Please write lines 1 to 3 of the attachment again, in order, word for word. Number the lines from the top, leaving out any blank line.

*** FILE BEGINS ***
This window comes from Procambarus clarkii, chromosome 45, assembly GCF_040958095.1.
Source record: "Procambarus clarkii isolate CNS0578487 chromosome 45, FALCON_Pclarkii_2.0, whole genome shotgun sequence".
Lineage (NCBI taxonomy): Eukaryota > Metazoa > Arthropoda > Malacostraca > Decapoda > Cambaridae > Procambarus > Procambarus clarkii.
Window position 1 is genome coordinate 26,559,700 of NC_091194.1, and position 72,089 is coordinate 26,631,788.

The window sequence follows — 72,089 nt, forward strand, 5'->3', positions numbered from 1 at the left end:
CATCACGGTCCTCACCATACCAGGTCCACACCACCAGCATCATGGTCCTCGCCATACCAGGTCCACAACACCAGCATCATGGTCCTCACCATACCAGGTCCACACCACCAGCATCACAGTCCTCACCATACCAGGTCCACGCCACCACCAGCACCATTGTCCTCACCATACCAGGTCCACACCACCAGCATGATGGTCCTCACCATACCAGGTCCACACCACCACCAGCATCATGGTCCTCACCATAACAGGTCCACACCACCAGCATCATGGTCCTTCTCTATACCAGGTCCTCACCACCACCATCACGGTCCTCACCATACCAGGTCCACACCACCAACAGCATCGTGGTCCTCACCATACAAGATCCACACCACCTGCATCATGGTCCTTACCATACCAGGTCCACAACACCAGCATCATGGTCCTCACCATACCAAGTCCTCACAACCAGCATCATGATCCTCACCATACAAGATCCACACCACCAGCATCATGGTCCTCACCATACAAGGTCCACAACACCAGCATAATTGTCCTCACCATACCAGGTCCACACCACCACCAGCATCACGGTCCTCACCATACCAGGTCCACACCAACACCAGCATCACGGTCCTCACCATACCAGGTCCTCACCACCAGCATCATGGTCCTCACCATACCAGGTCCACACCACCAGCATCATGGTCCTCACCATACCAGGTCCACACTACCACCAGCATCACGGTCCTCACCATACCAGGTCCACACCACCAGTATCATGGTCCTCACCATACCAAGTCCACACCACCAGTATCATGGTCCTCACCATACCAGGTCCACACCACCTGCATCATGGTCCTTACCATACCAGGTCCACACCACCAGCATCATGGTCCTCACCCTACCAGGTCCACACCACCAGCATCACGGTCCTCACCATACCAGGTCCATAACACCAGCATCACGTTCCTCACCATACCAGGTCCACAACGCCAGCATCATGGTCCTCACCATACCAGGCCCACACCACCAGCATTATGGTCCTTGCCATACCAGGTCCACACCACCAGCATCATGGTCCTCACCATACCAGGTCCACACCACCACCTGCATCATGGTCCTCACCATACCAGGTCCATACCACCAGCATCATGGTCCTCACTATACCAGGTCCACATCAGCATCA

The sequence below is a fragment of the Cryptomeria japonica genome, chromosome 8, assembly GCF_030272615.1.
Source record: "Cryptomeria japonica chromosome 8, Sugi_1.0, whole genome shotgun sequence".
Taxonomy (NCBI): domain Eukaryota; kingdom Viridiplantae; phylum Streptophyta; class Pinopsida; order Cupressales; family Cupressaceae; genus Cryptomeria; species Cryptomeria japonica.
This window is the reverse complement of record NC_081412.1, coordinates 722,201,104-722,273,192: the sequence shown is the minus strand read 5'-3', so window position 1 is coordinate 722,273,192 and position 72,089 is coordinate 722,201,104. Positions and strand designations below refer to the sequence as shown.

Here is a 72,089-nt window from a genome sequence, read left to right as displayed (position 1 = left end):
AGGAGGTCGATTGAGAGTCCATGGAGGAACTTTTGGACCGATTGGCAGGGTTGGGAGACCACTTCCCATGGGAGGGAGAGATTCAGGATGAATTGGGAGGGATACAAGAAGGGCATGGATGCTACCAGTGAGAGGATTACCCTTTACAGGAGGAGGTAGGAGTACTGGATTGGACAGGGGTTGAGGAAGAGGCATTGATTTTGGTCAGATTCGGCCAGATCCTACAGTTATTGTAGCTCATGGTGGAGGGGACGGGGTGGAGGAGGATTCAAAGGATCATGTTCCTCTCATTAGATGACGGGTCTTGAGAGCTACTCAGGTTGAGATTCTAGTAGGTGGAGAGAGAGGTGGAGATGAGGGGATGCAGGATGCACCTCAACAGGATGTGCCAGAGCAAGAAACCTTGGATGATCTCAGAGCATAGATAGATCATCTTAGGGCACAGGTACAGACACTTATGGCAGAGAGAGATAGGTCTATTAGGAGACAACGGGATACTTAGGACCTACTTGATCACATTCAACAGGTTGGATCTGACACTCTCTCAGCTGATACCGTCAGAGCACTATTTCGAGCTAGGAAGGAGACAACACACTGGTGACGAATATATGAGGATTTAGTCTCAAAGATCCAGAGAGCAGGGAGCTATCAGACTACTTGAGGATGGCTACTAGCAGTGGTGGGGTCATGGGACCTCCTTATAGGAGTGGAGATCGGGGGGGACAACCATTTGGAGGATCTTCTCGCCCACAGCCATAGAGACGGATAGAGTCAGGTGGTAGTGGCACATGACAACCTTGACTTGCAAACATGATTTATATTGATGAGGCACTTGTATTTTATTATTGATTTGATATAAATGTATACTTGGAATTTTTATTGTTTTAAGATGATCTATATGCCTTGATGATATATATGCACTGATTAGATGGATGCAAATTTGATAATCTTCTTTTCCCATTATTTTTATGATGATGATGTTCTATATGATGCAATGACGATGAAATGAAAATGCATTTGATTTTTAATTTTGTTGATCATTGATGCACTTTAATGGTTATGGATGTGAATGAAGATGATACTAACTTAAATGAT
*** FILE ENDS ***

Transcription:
This window comes from Procambarus clarkii, chromosome 45, assembly GCF_040958095.1.
Source record: "Procambarus clarkii isolate CNS0578487 chromosome 45, FALCON_Pclarkii_2.0, whole genome shotgun sequence".
Lineage (NCBI taxonomy): Eukaryota > Metazoa > Arthropoda > Malacostraca > Decapoda > Cambaridae > Procambarus > Procambarus clarkii.